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For Your Consideration: The 10 Biggest Surprises of the Spirit Award Nominations

For Your Consideration: The 10 Biggest Surprises of the Spirit Award Nominations

There were considerable surprises among the nominations for the 28th Film Independent’s Spirit Awards, which were announced yesterday in Los Angeles.

While the expected likes of “Beasts of the Southern Wild,” “Bernie,” “Middle of Nowhere” and “Moonrise Kingdom,” found many a nomination, they were joined (or not joined) by quite a few unexpected developments.

Check out 10 major surprises from the announcement below. A full list of nominations is available here.

1. “Silver Linings Playbook” was indeed eligible. And it dominated.
The Weinstein Company has done it again. A year after they managed to unexpectedly wiggle a largely French production into all the major Spirit Award races, they got a film many assumed was over the Spirit Awards’ $20 million budget cut-off to get the most nominations of the announcement. With their two other major 2012 films (“The Master” and “Django Unchained”) well over the budget cut-off, the Weinsteins pushed for the reportedly $21 million “Silver Linings,” and succeeded.  As it turns out, the jury has some discretion in qualifying films. Says the official Spirit Award rules:

Cost of completed film, including post, must be less than $20 million. Any variations are at the sole discretion of the nominating committees and Film Independent.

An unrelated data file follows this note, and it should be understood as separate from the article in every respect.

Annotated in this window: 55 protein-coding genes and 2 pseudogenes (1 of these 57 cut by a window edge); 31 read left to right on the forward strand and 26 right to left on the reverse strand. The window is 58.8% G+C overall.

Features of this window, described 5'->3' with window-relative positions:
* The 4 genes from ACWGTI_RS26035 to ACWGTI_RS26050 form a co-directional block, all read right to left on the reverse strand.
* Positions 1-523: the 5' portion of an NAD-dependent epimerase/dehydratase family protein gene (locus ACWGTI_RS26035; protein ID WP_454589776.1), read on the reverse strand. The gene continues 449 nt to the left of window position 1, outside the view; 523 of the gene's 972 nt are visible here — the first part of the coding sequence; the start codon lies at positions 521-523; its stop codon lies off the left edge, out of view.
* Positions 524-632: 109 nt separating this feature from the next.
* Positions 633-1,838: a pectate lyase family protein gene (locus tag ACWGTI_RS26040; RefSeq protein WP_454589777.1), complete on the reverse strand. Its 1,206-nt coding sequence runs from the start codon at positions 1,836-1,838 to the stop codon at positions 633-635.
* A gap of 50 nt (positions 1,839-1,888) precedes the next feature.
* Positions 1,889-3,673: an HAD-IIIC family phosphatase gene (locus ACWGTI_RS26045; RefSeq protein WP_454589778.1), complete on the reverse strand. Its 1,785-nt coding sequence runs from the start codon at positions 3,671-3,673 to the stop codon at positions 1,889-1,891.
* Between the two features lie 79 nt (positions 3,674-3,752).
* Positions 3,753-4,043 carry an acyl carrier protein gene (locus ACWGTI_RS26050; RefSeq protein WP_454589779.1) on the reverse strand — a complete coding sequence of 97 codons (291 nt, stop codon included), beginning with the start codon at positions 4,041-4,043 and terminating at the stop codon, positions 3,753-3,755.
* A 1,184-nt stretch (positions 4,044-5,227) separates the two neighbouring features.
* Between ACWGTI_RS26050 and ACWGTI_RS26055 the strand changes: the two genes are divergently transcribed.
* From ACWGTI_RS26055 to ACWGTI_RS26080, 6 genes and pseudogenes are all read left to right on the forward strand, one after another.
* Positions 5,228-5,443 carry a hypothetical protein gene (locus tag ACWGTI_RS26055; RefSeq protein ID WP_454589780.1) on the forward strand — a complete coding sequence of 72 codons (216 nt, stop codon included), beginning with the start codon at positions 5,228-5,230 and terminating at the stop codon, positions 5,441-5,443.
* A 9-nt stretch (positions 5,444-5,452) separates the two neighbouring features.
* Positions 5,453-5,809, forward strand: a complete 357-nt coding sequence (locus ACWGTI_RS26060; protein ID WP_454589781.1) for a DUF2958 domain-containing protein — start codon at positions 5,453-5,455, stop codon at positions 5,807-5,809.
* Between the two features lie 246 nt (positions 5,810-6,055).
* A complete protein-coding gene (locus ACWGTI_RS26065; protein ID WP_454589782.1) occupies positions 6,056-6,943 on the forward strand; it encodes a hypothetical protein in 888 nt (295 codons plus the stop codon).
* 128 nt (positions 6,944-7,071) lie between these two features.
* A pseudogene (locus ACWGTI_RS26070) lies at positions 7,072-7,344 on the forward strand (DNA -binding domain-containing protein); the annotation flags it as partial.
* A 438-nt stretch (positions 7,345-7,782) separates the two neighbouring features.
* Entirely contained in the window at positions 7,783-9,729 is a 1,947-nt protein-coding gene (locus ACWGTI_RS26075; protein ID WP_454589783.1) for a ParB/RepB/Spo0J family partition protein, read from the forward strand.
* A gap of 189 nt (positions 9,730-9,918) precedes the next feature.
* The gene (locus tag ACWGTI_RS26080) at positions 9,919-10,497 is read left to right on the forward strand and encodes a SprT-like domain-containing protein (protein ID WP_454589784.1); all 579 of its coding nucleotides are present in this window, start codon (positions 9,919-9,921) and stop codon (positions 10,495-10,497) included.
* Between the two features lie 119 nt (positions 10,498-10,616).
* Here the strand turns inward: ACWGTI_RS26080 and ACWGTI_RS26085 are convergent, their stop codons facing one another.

Every film with a budget of more than $15 million is required to submit the top sheet from its final budget report to determine eligibility, and it seems the “Silver Linings” top sheet worked out to the tune of best feature, best director, best screenplay, best actor and best actress nominations (but oddly nothing for Robert DeNiro in supporting actor). It’s now the likely winner of most of those categories, as well.

2. “Your Sister’s Sister” and “Compliance” each only manage one nomination (both for supporting actress).
Despite being two of the most acclaimed indies of the year, Lynn Shelton’s “Your Sister’s Sister” and Craig Zobel’s “Compliance” were largely and unforunately shut out of the nominations. At least both did manage best supporting actress nods for Rosemarie DeWitt and Ann Dowd, which in this opinion were two of the best performances this year (and sadly both unlikely to nab Oscar noms). Its just too bad their co-stars Emily Blunt and Dreama Walker couldn’t have joined them.

3. “The Perks of Being a Wallflower” also only takes one nomination… In a category it shouldn’t have even been eligible for.
Another film that was undeservedly short on Spirit noms was Stephen Chbosky’s “The Perks of Being a Wallflower” (where was Ezra Miller in supporting actor?). The film managed a sole nomination for best first feature, which would be wholly deserved if “Perks” was Chbosky’s first feature. He directed “The Four Corners of Nowhere” back in 1995, a film that played in competition at Sundance. While 17 years is a long time between films, it doesn’t quite re-virginize Chboksy’s status as a first time filmmaker.

4. Music Box Films gets the second most nominations of any distributor.
Thanks in large part to the welcome surprise of Ira Sachs’ “Keep The Lights On” managing a bunch of nominations in major categories (it took four overall, including best feature), Music Box Films was second only to Fox Searchlight in terms of distributors, beating out Sony Pictures Classics, Focus Features, IFC Films and The Weinstein Company. The relatively new company found 7 nominations overall, from “Lights” as well as “Starlet” and “Marina Abramovic: The Artist is Present.”

5. It was a pretty gay-friendly list of nominations.